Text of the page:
Japan 2019: Blossoms and Footy

Firstclass | November 26, 2018

Nippon, land of the rising sun; a mind-boggling blend of tradition and modernity. In the same country, you can spend a night in a traditional ryokan or capsule hotel, enjoy a bitter matcha tea in neon-lit streetscapes that have been around for decades, and savour delicate sushi or a three-course meal from a vending machine cafeteria. You know we can only be talking about Japan where, in 2019 (just a few short months around the corner by the way!) you can behold the iconic heralding of spring via its cherry blossom season and catch the third largest sports event in the world – the Rugby World Cup all in Japan 2019.  

Japan 2019 Cherry Blossom Forecast

Known as sakura, the blooming of cherry blossoms is an ethereal time in Japan, signifying beauty, vigour, and revitalization. Every year in spring, hundreds flock to Japan to experience the magical phenomena of white and pink blooms flowering in their masses.

Visitors and Japanese families alike wait in anticipation for this breath-taking show by nature. Thousands take part in hanami the customary act of observing the beautiful cherry blossoms in full blush, taking a picnic beneath the trees and enjoying the spectacle with family and friends.

If Japan’s wonderous cherry blossoms is possibly on the cards for you in the new year, the two most important factors to consider are when to head on over, and where to base yourself. There are a number of prime locations that offer different features for optimizing the cherry blossom experience in Japan 2019; some locations are chosen for its abundance in cherry blossom trees, some for its close proximity to important historical sites and geographical interests, and some because it boasts the oldest trees. But never fear, thanks to the Japan Rail and the Japan Rail Pass, travel between locations is relatively quick and easy, so you can chase the blooms across the several locations if you wanted to!

Full bloom times vary from area to area, so after you have chosen where you are going to experience hanami, you’ll need to time your visit so that you can catch the cherry blossoms at the height of their flourish.

The average sakura period can differ significantly based on the location within Japan. For example, areas that typically experience milder winter climes are more likely to see the cherry blossoms bloom earlier. The southern region is most likely to report the first blooms of the season, progressing in a northward direction with the very first blooms almost always recorded in Okinawa. Elements like wind, rain, and temperature all come into play in determining the time in which the blossoms will appear, and strongly influences the duration of the cherry blossom season.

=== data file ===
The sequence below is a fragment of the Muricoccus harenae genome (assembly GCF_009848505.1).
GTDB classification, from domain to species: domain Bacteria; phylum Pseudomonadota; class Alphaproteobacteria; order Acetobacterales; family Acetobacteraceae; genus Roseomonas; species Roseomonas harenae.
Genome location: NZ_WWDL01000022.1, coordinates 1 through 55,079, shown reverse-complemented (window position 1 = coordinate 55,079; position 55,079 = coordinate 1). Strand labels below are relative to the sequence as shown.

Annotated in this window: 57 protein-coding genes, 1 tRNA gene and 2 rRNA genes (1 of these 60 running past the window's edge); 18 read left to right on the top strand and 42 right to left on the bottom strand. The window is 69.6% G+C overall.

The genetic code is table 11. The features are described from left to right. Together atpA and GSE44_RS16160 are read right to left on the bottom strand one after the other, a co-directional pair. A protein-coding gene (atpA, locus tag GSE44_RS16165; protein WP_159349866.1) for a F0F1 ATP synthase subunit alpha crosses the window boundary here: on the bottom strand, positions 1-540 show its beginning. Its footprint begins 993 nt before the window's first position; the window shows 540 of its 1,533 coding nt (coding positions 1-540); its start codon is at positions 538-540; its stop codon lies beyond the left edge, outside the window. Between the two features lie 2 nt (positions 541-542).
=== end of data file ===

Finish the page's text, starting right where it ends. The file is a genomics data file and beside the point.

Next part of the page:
Across most of the country though, the trees typically bloom during late March to early April, with some locations yielding flowers from as early as January. The infant blooms known as kaika is usually what the bloom forecasts refer to, whilst the mankai, the peak time of the blossoming, takes place generally a week after kaika. It is not unusual for the northern regions to experience cherry blossom season until well into the month of May.

Rugby World Cup Japan 2019

For sports and rugby enthusiasts, Japan is the place to be in 2019 so if you miss the cherry blossom season, the Rugby World Cup 2019 is the perfect excuse to visit Japan in the forthcoming year, or to make a second trip to this fascinating country of traditions and technology.

Awarded the hosting rights in 2009, Japan 2019 will be the ninth edition of the Rugby World Cup and is the first time the event will be held in an Asian country since the competition was founded in 1987. It marks 17 years since Japan hosted the biggest sporting event in the world, the Football World Cup, which it hosted in 2002 and sets the country up for preparation for that other huge sporting event on the globe, the Olympic Games, which will be held in Tokyo in 2020.

The Rugby World Cup will take place from the 20th of September until the 2nd of November 2019. There will be 20 participating teams held over 12 venues across Japan with finals being held in Yokohama Stadium in Kanagawa. The host cities are Sapporo, Kamaishi, Kumagaya, Tokyo, Yokohama, Shizuoka Prefecture, Toyota, Oita Prefecture, Kumamoto, Fukuoka, Kobe, and Higashiosaka City. 

The top rugby playing nations will go head to head at the international competition, with four initial rounds taking place before leading to the knockout quarter finals and knockout finals. The Pools have been drawn and look like this:

Pool A: Ireland, Scotland, Japan, Russia, Samoa

Pool B: New Zealand, South Africa, Italy, Namibia, Canada

Pool C: England, France, Argentina, USA, Tonga

Pool D: Australia, Wales, Georgia, Fiji, Uruguay

Japan and its Brave Blossoms are currently ranked 11th in the world and is the top ranking Asian nation. New Zealand’s All Blacks top the world rankings followed by England, Ireland, Australia, with South Africa rounding out the top five teams in the world. 

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